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Semiconductor concern Applied Materials, Inc. (AMAT - 10.54) was targeted by put writers on Friday, possibly thanks to a Goldman Sachs recommendation from earlier in the week. Specifically, the derivative strategists on Wednesday suggested selling October 10 puts on AMAT, citing rising implied volatility (IV) -- especially on the put side of the tape -- in the wake of escalating hedging activity among cyclical stocks. In addition, Goldman upgraded the equity to "neutral" from "sell."
However, premium sellers took a shorter-term approach to AMAT, as more than 6,000 puts traded at the June 10 strike. What's more, 80% of the front-month puts changed hands at the bid price, and put open interest skyrocketed by more than 4,500 contracts over the weekend, confirming our suspicions of sell-to-open activity.
By writing the puts to open, the sellers are expecting AMAT to remain north of $10 throughout the next few weeks. In this best-case scenario, the puts will expire worthless, and the sellers can retain the entire premium received at initiation -- which represents the maximum potential reward on the play.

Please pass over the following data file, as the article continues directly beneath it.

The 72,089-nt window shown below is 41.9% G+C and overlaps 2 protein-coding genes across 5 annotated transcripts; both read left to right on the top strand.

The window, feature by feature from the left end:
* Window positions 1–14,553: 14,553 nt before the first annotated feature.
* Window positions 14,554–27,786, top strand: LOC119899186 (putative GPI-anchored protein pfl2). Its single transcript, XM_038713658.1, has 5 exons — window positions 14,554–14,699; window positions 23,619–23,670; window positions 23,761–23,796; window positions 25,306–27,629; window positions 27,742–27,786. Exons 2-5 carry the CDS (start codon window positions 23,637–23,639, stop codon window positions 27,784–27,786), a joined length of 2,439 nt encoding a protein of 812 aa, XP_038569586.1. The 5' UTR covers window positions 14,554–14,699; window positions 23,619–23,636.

At last check, IV on the June 10 put stood at 31%. For comparison, the equity's one-month historical volatility rests at 21.18%, suggesting the round-number puts are slightly more expensive than usual. From a broader standpoint, however, the security's Schaeffer's Volatility Index (SVI) of 30% stands higher than just 27% of all others taken during the past year, implying that AMAT's near-term options are still attractively priced, relatively speaking.
On the charts, the shares of AMAT have shed more than 12% so far in May, pressured lower beneath their 10-day and 20-day moving averages. However, the stock could find a foothold in the aforementioned $10 region, which hasn't been breached on a weekly closing basis since March 2009.